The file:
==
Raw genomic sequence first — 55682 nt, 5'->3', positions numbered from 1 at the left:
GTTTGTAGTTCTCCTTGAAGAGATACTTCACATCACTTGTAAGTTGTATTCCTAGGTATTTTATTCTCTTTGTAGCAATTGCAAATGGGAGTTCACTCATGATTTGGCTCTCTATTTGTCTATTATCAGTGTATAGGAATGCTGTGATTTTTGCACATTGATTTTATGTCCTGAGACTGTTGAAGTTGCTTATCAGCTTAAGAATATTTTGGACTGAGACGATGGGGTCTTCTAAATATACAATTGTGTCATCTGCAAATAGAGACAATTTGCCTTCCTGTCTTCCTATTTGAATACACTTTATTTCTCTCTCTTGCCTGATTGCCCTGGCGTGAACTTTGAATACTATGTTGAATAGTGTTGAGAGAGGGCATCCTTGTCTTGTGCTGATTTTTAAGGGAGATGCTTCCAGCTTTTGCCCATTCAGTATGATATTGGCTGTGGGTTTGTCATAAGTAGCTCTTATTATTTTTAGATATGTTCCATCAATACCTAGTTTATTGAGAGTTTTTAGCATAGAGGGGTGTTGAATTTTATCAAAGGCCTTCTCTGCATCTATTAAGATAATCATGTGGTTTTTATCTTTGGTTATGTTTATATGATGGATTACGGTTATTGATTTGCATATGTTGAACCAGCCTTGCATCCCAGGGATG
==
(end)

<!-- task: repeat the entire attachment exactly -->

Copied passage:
Raw genomic sequence first — 55682 nt, 5'->3', positions numbered from 1 at the left:
GTTTGTAGTTCTCCTTGAAGAGATACTTCACATCACTTGTAAGTTGTATTCCTAGGTATTTTATTCTCTTTGTAGCAATTGCAAATGGGAGTTCACTCATGATTTGGCTCTCTATTTGTCTATTATCAGTGTATAGGAATGCTGTGATTTTTGCACATTGATTTTATGTCCTGAGACTGTTGAAGTTGCTTATCAGCTTAAGAATATTTTGGACTGAGACGATGGGGTCTTCTAAATATACAATTGTGTCATCTGCAAATAGAGACAATTTGCCTTCCTGTCTTCCTATTTGAATACACTTTATTTCTCTCTCTTGCCTGATTGCCCTGGCGTGAACTTTGAATACTATGTTGAATAGTGTTGAGAGAGGGCATCCTTGTCTTGTGCTGATTTTTAAGGGAGATGCTTCCAGCTTTTGCCCATTCAGTATGATATTGGCTGTGGGTTTGTCATAAGTAGCTCTTATTATTTTTAGATATGTTCCATCAATACCTAGTTTATTGAGAGTTTTTAGCATAGAGGGGTGTTGAATTTTATCAAAGGCCTTCTCTGCATCTATTAAGATAATCATGTGGTTTTTATCTTTGGTTATGTTTATATGATGGATTACGGTTATTGATTTGCATATGTTGAACCAGCCTTGCATCCCAGGGATG